But the most important thing was that the portion of the SRI tests that appeared in Nature was only the tip of the iceberg, leaving alone such other phenomena as metal bending. The tests at the University of London had not been completed at the time the first Nature article came out, and the important part about these, as I have mentioned earlier, is that they include confirmed tests on other people who were triggered by my television appearances. In other words, I wasn’t even in England when those tests were concluded on other people, so there is no chance of connecting those tests to mine. Yet they are showing similar results and point toward the conclusion that these energies and forces seem to be coming into play as something new in the universe.
John Hasted wrote me and said the disappearance of an object from one place and its reappearance in another – a phenomenon he had observed several times – made him “suppose that on its journey it did not have normal existence in our space…. Did it cease to exist on the journey, or did it continue to exist in some other way?” He mentioned his “hunch that the disappearance-appearance events are fundamental, and suggest that they might be at the bottom of the metal-softening and also the electrical phenomenon.” And, incredibly, he told me that after I visited with him at his home, he has been able, repeatedly and seemingly at will, to induce a clock in his house to strike.
John learned early in 1975 that Nature was to publish the paper he and David Bohm had collaborated on after their experiments with me. It appeared certain that other papers on the “Geller Effect” would be accepted by leading scientific journals, and the direct physical effects of these forces would be presented formally to the world of science for the first time, fully documented and verified. The new studies would now complete the picture. Further, an international conference of many leading scientists was scheduled in Tarrytown, New York, for February 1975, to analyze the effect of these newly discovered forces and what their impact would be on science. These were signs of new interest in the mysteries of these energies, which are still waiting for a scientific explanation.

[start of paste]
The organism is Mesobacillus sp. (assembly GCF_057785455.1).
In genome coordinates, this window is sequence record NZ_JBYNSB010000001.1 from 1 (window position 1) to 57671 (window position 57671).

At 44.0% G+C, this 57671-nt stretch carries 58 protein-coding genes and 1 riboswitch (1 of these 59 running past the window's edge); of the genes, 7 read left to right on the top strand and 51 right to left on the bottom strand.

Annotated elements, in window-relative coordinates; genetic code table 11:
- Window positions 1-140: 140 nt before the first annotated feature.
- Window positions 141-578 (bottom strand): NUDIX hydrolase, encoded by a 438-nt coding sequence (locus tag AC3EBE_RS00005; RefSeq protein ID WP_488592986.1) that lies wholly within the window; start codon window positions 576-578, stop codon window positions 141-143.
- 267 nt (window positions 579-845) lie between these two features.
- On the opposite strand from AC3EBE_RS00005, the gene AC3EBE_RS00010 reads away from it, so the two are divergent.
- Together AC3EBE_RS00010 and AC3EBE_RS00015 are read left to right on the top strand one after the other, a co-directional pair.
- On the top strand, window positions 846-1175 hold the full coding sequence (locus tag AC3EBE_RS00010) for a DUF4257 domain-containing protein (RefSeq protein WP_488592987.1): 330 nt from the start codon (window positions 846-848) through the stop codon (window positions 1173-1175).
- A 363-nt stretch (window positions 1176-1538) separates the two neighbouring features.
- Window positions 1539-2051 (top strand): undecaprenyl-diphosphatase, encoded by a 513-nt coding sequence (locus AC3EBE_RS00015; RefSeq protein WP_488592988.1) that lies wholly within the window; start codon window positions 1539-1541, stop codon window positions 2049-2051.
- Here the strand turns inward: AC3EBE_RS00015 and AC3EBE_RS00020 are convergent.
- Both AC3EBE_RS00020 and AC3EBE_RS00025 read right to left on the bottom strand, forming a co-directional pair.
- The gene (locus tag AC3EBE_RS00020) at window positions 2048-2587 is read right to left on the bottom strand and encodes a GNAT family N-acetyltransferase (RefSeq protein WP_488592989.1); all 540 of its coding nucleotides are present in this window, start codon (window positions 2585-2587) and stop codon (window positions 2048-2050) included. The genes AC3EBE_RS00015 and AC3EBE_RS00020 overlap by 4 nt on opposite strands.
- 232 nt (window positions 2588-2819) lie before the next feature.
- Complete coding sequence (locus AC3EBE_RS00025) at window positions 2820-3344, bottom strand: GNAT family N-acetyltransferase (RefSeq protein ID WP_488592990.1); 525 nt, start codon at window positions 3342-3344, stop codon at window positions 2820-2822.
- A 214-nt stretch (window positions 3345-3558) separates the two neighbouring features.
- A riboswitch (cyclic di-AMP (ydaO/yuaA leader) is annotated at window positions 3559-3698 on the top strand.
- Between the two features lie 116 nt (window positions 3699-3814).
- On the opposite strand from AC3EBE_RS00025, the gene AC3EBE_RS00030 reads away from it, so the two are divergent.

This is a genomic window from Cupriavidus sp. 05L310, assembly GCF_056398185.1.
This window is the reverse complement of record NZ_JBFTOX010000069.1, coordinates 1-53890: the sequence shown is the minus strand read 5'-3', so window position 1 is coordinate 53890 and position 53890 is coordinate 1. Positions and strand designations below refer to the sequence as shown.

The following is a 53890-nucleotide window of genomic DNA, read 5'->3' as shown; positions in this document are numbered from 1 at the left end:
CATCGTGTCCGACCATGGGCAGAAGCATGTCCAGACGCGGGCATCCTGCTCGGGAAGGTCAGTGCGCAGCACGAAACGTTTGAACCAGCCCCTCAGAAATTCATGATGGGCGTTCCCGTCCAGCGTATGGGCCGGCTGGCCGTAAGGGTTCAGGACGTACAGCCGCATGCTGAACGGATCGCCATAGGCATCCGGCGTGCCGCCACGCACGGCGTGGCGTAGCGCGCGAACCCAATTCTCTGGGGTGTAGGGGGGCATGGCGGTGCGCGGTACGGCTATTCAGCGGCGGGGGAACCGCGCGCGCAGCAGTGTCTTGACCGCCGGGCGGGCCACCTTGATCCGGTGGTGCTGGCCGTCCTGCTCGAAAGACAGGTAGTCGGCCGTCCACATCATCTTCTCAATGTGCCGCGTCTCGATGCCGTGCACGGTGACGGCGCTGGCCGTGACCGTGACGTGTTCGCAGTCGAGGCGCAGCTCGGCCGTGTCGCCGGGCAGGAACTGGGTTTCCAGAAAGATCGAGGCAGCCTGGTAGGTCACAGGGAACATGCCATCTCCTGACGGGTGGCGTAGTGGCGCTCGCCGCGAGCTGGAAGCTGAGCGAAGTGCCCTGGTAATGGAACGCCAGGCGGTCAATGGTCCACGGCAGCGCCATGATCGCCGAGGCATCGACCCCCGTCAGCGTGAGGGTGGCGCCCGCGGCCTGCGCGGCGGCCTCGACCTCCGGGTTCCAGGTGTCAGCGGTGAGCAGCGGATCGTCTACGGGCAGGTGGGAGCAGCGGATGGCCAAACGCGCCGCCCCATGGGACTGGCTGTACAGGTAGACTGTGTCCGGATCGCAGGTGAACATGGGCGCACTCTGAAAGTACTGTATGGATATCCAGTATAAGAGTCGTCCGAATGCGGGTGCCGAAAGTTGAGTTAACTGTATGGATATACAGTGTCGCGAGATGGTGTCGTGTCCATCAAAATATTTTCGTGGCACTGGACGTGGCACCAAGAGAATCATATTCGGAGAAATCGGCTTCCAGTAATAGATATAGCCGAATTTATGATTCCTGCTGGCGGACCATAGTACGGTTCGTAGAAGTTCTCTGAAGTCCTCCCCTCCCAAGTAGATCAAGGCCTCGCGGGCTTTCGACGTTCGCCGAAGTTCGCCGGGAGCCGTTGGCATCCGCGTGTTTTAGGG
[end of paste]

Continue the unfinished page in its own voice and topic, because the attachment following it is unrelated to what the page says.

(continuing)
Personally, I continued to run into more and more unexplainable happenings in the beginning of the New Year. One of these was described in a letter from Robert Stigwood. He had burned himself before a flight to New York and had an uncomfortable blister on his hand. “About an hour out of London,” his letter said, “I opened the Daily Mail and started to read a serialization about you.” Robert said he then “carefully folded the page from the newspaper with the photograph showing in front and placed it in my jacket pocket” and for the rest of the flight “placed my blistered finger against the photograph.” He fell asleep and forgot the blister until he was walking in the airport in New York. “I looked at my finger and the blister had disappeared. I was obviously very surprised and could find no logical explanation for this phenomenon.”